I thought of a bygone volunteer last week whilst playing with a children’s book. A lot of books come in which make all manner of sounds when buttons are pressed. We don’t get nearly as many as one might expect, given the number which are sold every year. I suspect parents regard these more in the line of toys than books, and throw them away when the battery runs down, rather than donate them to us.
We do get a lot with dead batteries, though, which is why I check them as they come in. The price is lower if a book shaped like an owl makes no noise at all, and even lower if the battery is about to die, so that the owl gives a long, mournful moo instead of a hoot. And, anyway, I’m always interested in new electronic arrangements of Old MacDonald.
This was an ABC book for multi-taskers: you heard the letter, were told to draw the letter, given a word that started with the letter, and, to reinforce it all, also given a sound to go with the word. “D is for Dog. Woof Woof Woof. Make the letter D!” I was intrigued: some words don’t come with predictable noises. The Cat for C meows, of course, but what does the Queen for Q do? Well, she has a little snippet of vaguely royal music (so does the King for K, but he has a dominating march while the Queen’s music is more feminine.)
The volunteer came to mind during V. V was for Violin, so naturally they played a bit of music to go with the sound. For reasons not known to me, however, they played these notes on a trumpet. This would have made my Volunteer come up with V for Veto.
She tried to show me, over the years, that there are rules for ABC books, the main one being “Don’t confuse the kids.” ABC books which mixed the general with the specific were a particular bane: you can say D is for Daisy, and you can say F is for Flower, but you can’t do both in the same book. The kid may go around thinking a Flower is that purple thing on the page, just as Daisy is that one with the yellow center and white petals. B cannot be for Ball if you’re going to make F stand for Football.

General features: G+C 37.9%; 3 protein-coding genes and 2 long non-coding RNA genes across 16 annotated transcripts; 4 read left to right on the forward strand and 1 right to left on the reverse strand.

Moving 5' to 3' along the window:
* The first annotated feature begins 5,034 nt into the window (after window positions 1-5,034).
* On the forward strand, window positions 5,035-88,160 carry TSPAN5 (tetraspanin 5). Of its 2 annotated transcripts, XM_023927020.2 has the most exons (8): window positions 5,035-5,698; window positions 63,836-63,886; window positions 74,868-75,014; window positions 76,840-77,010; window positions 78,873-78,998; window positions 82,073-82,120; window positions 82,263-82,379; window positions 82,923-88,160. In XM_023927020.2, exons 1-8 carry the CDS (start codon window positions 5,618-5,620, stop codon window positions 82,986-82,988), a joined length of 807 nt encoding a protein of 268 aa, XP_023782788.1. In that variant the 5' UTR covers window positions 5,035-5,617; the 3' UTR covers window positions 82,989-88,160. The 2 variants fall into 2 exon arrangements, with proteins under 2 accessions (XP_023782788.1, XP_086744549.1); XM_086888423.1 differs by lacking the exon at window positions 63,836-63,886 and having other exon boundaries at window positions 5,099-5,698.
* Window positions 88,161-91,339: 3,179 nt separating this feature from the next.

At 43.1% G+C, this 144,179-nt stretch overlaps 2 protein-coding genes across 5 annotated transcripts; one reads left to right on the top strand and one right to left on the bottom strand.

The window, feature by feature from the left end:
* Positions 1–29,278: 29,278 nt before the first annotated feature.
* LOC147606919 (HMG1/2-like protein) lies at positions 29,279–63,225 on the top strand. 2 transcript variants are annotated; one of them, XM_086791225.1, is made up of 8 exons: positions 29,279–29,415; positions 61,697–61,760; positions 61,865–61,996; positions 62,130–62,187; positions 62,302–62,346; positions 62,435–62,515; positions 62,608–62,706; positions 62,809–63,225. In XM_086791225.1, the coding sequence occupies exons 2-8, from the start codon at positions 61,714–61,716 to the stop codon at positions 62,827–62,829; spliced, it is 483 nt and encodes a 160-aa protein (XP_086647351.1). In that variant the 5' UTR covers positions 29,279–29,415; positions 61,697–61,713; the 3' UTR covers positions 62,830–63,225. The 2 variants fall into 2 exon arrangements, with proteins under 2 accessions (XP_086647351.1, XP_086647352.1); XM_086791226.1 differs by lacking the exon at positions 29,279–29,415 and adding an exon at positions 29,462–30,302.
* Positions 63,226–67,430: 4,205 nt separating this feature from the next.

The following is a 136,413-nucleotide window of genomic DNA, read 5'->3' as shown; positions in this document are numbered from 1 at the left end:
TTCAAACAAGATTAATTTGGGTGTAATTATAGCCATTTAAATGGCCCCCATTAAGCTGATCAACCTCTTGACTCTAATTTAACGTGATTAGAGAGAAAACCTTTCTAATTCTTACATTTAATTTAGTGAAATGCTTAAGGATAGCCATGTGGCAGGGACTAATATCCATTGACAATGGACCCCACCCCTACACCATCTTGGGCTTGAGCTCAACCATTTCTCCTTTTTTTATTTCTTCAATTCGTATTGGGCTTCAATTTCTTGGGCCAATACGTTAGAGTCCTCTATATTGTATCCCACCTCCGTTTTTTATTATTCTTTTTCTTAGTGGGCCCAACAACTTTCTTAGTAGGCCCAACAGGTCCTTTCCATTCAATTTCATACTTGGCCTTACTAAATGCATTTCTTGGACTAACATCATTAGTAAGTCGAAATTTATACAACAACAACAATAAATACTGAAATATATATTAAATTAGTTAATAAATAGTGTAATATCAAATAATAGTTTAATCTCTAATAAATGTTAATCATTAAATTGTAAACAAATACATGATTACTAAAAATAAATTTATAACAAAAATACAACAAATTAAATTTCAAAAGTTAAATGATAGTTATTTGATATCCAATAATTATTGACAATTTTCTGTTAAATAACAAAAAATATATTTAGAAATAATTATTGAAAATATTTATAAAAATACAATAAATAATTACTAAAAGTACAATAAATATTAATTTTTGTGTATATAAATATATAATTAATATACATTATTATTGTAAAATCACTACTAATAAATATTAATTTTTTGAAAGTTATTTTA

For advanced readers, she liked to have more than one picture per page. If D was for Dog, having a collie, a poodle, AND a dachshund indicated that Dog could mean any one of a variety of animals. When she did B for Ball, she had a football, a basketball, and a golf ball, to indicate the variety of shapes and sizes.
She was not alone in this: many books would do a variety of different things starting with the letter, and she felt that was useful, too: D was for Dog, Door, and Daisy, while H could be for Hat, Horn, or Hippopotamus. (She loved Hippopotamus, which is a really long word in which every letter makes the sound a beginning reader expects. “See!” she’d say, when the kid had made his way through it. “That is a twelve letter word and YOU sounded it out! Never be afraid of long words!”)
But, oh, a book which had G for Goat, Gate, and Giraffe would never pass muster. The beginning reader, she felt, was not ready for a beginning letter that made more than one sound. G was a particular annoyance to her in any case, since the name of the letter does not contain the sound we usually associate with it: the g in gate and goat. For this reason, she was leading a crusade toward not teaching children the names of the letters at all.
“You don’t teach a driving student to recite the names of the parts of a car,” she said. “Why slow down reading lessons by insisting they know the letters by name, and in order?”
I used to think that raising a generation which did not comprehend the term “alphabetical order” would lead to chaos, but perhaps in an era of computer searching, that won’t matter. Somewhere there is a chunk of videotape of her appearance before the Chicago School Board showing the audience how to spell cat without knowing the names of any of the letters. I still think I see a few flaws in this plan, but no more than in, say, playing a trumpet to represent a violin.
In any case, the whole debate gives new meaning to the phrase “Easy as ABC”.